If you want to analyse several projects, or groups of packages, it is recommended to create an project file for each project, and define a project name as well. This way, HAROS will store analysis results separately. Example:

%YAML 1.1
project: my_robot
    - package1
    - package2

Below you can find the basic commands that HAROS provides.

haros init

This command runs initialisation and setup operations. This command needs to be run before the first analysis takes place. You can also run this command later on when you update HAROS.

haros analyse

This command runs analysis and model extraction on a given list of packages.

haros analyse (no options)

Runs analysis with the list of packages found within the default project file (~/.haros/index.yaml). You are free to edit this file.

haros analyse -p PROJECT_FILE

Uses the given project file to run the analysis, instead of the default one.

haros analyse -r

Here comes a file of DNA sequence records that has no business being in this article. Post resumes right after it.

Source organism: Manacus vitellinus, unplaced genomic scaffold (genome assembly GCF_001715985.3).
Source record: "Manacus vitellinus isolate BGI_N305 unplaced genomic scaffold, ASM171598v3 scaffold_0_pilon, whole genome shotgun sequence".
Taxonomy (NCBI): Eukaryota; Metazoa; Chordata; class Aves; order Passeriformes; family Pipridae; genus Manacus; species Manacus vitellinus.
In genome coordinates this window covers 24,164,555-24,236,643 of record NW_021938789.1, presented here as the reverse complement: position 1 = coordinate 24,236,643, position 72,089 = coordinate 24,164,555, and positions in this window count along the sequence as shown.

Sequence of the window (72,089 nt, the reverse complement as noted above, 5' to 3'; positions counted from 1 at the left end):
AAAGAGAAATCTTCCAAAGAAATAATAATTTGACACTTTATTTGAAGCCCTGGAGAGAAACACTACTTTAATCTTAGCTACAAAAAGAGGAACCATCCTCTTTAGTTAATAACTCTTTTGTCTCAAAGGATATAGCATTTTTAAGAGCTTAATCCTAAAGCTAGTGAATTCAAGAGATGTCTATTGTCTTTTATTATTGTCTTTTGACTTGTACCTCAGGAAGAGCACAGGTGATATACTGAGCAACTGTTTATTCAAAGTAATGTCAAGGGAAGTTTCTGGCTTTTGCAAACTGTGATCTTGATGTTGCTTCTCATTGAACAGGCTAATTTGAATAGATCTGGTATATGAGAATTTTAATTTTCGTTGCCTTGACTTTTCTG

Uses repository information when available. If HAROS cannot find one of the packages you specified, it will look for it in the official ROS distribution and download it.

If your package is not in the official distribution, you can modify your project file to tell HAROS in which repository to look for the source (e.g. you can specify private repositories this way). Here is an example:

%YAML 1.1
    - my_package
        type:       git
        version:    master
            - my_package
            - another_package

The only supported repository type, for now, is git. There is partial support for hg and svn, but these have not been fully tested.

haros analyse -w PLUGIN [-w PLUGIN, …]

Whitelist the given plugins. The analysis will only run these plugins. This option does not work with -b.

haros analyse -b PLUGIN [-b PLUGIN, …]

Blacklist the given plugins. The analysis will not run these plugins. This option does not work with -w.

haros analyse -d DATA_DIR

Export analysis results to the given directory, instead of the default one. This option will also install the visualisation files. If DATA_DIR contains a previous analysis database for the current project within its tree, it will be loaded and new results will be added to that database.

Note: it is advised to use an empty/dedicated directory for this purpose. Previous versions deleted any existing files within DATA_DIR.

haros analyse -n

Parse the source code of ROS nodes when possible, so as to extract a model from it. This options produces a result similar to rqt_graph, but without executing code.